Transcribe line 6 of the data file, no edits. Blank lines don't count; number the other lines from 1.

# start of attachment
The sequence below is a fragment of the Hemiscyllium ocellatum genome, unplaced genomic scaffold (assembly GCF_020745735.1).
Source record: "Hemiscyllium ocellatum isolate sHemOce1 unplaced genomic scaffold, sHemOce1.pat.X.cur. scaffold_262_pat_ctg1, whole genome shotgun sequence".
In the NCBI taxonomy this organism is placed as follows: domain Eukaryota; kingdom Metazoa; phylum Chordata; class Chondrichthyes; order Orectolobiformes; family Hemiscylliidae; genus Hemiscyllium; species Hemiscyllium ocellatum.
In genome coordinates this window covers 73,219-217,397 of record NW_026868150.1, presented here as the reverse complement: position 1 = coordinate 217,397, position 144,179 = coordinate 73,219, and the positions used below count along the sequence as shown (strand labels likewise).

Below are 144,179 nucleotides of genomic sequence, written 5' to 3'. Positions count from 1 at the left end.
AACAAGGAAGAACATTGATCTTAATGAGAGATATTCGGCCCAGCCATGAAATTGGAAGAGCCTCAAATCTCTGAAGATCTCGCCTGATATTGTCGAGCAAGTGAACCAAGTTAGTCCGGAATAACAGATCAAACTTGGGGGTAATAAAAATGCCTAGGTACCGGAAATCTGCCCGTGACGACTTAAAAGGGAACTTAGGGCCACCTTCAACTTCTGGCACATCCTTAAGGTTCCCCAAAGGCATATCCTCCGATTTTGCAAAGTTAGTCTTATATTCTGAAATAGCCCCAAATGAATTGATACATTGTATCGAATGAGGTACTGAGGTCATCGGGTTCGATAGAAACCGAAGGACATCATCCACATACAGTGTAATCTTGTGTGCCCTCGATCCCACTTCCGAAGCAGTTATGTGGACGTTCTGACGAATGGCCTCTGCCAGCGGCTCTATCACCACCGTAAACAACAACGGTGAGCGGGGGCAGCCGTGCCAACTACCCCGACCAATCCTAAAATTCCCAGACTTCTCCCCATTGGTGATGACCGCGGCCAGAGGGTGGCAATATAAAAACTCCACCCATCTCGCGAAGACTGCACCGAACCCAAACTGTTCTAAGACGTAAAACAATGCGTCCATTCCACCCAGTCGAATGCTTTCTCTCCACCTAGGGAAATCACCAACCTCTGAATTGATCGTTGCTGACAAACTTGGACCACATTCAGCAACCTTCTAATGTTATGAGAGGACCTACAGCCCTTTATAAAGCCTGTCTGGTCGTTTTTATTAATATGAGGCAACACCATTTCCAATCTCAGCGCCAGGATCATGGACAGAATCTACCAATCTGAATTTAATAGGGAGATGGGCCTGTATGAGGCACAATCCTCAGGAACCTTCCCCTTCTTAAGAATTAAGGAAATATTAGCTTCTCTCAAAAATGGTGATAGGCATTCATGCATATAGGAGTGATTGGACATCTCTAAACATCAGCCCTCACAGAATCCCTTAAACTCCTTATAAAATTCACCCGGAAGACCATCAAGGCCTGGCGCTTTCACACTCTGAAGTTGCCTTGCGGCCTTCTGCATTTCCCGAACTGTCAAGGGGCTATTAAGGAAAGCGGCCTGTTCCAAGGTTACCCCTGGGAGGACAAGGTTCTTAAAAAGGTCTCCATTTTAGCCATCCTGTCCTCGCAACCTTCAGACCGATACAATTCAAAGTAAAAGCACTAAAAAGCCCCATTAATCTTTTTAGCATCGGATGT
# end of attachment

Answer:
AACAAGGAAGAACATTGATCTTAATGAGAGATATTCGGCCCAGCCATGAAATTGGAAGAGCCTCAAATCTCTGAAGATCTCGCCTGATATTGTCGAGCAAGTGAACCAAGTTAGTCCGGAATAACAGATCAAACTTGGGGGTAATAAAAATGCCTAGGTACCGGAAATCTGCCCGTGACGACTTAAAAGGGAACTTAGGGCCACCTTCAACTTCTGGCACATCCTTAAGGTTCCCCAAAGGCATATCCTCCGATTTTGCAAAGTTAGTCTTATATTCTGAAATAGCCCCAAATGAATTGATACATTGTATCGAATGAGGTACTGAGGTCATCGGGTTCGATAGAAACCGAAGGACATCATCCACATACAGTGTAATCTTGTGTGCCCTCGATCCCACTTCCGAAGCAGTTATGTGGACGTTCTGACGAATGGCCTCTGCCAGCGGCTCTATCACCACCGTAAACAACAACGGTGAGCGGGGGCAGCCGTGCCAACTACCCCGACCAATCCTAAAATTCCCAGACTTCTCCCCATTGGTGATGACCGCGGCCAGAGGGTGGCAATATAAAAACTCCACCCATCTCGCGAAGACTGCACCGAACCCAAACTGTTCTAAGACGTAAAACAATGCGTCCATTCCACCCAGTCGAATGCTTTCTCTCCACCTAGGGAAATCACCAACCTCTGAATTGATCGTTGCTGACAAACTTGGACCACATTCAGCAACCTTCTAATGTTATGAGAGGACCTACAGCCCTTTATAAAGCCTGTCTGGTCGTTTTTATTAATATGAGGCAACACCATTTCCAATCTCAGCGCCAGGATCATGGACAGAATCTACCAATCTGAATTTAATAGGGAGATGGGCCTGTATGAGGCACAATCCTCAGGAACCTTCCCCTTCTTAAGAATTAAGGAAATATTAGCTTCTCTCAAAAATGGTGATAGGCATTCATGCATATAGGAGTGATTGGACATCTCTAAACATCAGCCCTCACAGAATCCCTTAAACTCCTTATAAAATTCACCCGGAAGACCATCAAGGCCTGGCGCTTTCACACTCTGAAGTTGCCTTGCGGCCTTCTGCATTTCCCGAACTGTCAAGGGGCTATTAAGGAAAGCGGCCTGTTCCAAGGTTACCCCTGGGAGGACAAGGTTCTTAAAAAGGTCTCCATTTTAGCCATCCTGTCCTCGCAACCTTCAGACCGATACAATTCAAAGTAAAAGCACTAAAAAGCCCCATTAATCTTTTTAGCATCGGATGT